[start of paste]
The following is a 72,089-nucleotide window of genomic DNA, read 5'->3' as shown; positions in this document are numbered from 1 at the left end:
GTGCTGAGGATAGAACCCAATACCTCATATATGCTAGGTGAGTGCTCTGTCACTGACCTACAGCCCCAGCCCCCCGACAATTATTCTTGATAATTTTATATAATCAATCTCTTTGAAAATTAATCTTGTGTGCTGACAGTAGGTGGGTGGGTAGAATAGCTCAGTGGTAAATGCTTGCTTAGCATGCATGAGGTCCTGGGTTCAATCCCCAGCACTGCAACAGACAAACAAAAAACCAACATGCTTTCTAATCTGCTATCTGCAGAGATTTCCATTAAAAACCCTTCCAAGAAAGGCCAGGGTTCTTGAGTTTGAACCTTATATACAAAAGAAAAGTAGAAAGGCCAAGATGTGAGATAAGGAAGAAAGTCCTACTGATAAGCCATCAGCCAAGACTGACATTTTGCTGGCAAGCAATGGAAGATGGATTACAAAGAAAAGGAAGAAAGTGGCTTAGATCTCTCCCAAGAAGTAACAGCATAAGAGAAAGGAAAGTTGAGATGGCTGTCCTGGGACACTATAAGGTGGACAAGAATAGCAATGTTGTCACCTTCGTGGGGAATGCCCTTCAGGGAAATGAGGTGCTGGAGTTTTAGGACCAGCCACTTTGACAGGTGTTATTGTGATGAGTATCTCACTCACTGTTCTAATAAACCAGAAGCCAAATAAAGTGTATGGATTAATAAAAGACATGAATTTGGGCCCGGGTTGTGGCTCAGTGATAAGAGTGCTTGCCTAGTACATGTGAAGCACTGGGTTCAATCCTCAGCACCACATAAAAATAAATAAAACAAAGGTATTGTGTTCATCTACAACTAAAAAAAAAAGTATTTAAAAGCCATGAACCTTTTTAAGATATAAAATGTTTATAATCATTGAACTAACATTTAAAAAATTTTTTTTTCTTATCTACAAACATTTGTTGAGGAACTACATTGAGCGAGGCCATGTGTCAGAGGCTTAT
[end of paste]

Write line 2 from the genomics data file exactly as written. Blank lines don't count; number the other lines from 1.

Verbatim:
GTGCTGAGGATAGAACCCAATACCTCATATATGCTAGGTGAGTGCTCTGTCACTGACCTACAGCCCCAGCCCCCCGACAATTATTCTTGATAATTTTATATAATCAATCTCTTTGAAAATTAATCTTGTGTGCTGACAGTAGGTGGGTGGGTAGAATAGCTCAGTGGTAAATGCTTGCTTAGCATGCATGAGGTCCTGGGTTCAATCCCCAGCACTGCAACAGACAAACAAAAAACCAACATGCTTTCTAATCTGCTATCTGCAGAGATTTCCATTAAAAACCCTTCCAAGAAAGGCCAGGGTTCTTGAGTTTGAACCTTATATACAAAAGAAAAGTAGAAAGGCCAAGATGTGAGATAAGGAAGAAAGTCCTACTGATAAGCCATCAGCCAAGACTGACATTTTGCTGGCAAGCAATGGAAGATGGATTACAAAGAAAAGGAAGAAAGTGGCTTAGATCTCTCCCAAGAAGTAACAGCATAAGAGAAAGGAAAGTTGAGATGGCTGTCCTGGGACACTATAAGGTGGACAAGAATAGCAATGTTGTCACCTTCGTGGGGAATGCCCTTCAGGGAAATGAGGTGCTGGAGTTTTAGGACCAGCCACTTTGACAGGTGTTATTGTGATGAGTATCTCACTCACTGTTCTAATAAACCAGAAGCCAAATAAAGTGTATGGATTAATAAAAGACATGAATTTGGGCCCGGGTTGTGGCTCAGTGATAAGAGTGCTTGCCTAGTACATGTGAAGCACTGGGTTCAATCCTCAGCACCACATAAAAATAAATAAAACAAAGGTATTGTGTTCATCTACAACTAAAAAAAAAAGTATTTAAAAGCCATGAACCTTTTTAAGATATAAAATGTTTATAATCATTGAACTAACATTTAAAAAATTTTTTTTTCTTATCTACAAACATTTGTTGAGGAACTACATTGAGCGAGGCCATGTGTCAGAGGCTTAT